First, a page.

Peak Media

We seem to have hit peak media.

Times change; principles don’t. The trick is still to put the right message in front of the right people, at the right time and at the right price. These days we are so focussed on points 2, 3 and 4 on that list that we spend less time worrying and thinking about point 1.

We seem to spend our time arguing about bots, fraud, fake numbers, unverified research, and a shocking lack of transparency throughout the system.

Everyone’s an expert; we all pass judgement on ads. We’re all entitled to an opinion but my thoughts on the creative aesthetics of an ad are even less well-informed than Gary Vaynerchuck’s views on media planning.

This is all plumbing, what we are ignoring is the architecture.

These days global thought leadership (and the major issues are by definition global) in media matters comes from advertisers, not agencies. When the largest media agencies do pronounce in the press what they say is likely to be so mundane, so corporately correct, so distant from the real issues facing the industry as to be close to parody.

Do we really need a media agency to tell us how to run meetings, how to arrive at breakthrough ideas, how diversity is a good thing?

This ‘us media guys know everything’ notion reached a wonderful peak in an article by Roy Jeans (apologies for not having the link) who suggested in all seriousness that Brexit should be negotiated by our leading TV buyers.

Actually – now that I think about it…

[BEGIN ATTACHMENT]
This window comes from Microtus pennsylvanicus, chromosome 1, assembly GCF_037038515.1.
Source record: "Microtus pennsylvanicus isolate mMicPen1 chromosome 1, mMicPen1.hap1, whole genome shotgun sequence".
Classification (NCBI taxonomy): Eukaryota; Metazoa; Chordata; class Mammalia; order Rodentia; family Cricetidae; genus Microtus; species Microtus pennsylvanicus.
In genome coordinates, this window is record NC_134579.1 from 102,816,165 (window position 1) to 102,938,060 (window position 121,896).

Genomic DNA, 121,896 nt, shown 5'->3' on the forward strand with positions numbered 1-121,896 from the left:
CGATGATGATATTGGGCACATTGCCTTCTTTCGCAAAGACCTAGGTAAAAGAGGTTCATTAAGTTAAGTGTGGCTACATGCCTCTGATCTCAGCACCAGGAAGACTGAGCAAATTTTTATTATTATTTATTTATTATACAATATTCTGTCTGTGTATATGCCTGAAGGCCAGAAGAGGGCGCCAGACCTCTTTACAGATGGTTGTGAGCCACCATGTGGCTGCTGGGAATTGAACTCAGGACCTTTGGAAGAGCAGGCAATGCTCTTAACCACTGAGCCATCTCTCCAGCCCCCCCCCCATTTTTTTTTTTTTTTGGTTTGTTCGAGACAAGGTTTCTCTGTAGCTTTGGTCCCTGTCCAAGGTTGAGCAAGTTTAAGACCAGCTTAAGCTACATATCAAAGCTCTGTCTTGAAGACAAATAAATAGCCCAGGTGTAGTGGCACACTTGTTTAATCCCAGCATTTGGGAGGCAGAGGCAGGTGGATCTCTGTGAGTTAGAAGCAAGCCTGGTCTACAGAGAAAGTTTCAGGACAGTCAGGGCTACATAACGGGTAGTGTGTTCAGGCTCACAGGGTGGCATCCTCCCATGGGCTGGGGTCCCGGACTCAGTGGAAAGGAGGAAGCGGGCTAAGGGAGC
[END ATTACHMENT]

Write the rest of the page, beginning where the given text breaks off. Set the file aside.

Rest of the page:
The media business is facing a multi-directional crisis. News channels are closing because they can’t afford to pay journalists.

Too many journalists are so focussed on attracting clicks that they forget the stories they’re there to pursue.

Facebook and Google are decimating the publishing world.

Ad fraud is now so extensive it is said to be the second largest criminal activity in the world, behind only drugs.

Consumer trust in advertising is at an all time low; one survey had advertising as a business ranked behind politics in the eyes of the public.

Where are the network media agency initiatives to address these global concerns?

There’s lots of hand-wringing as advertisers pull out of trustworthy media forms in favour of chasing meaningless numbers. But why aren’t the agencies leading their clients, advising them on why a free and diverse press is a good thing, talking up the benefits of being seen to behave responsibly?

It’s really not good enough to go on about it being the advertiser’s money, and that the CPM is cheaper on the platforms.

Do your job for goodness sake – initiate, advise, lead. Or make way for a computer.

It may be fun (in a horribly retrograde way) taking on Channel 4 in a trading dispute, but even in the world of plumbing the lack of verifiable research, or the made-up numbers, or the abuse of trust, or the abdication of content responsibility at the platforms are a little more important.

We’re at peak media alright. And what a mess we’re making of it.



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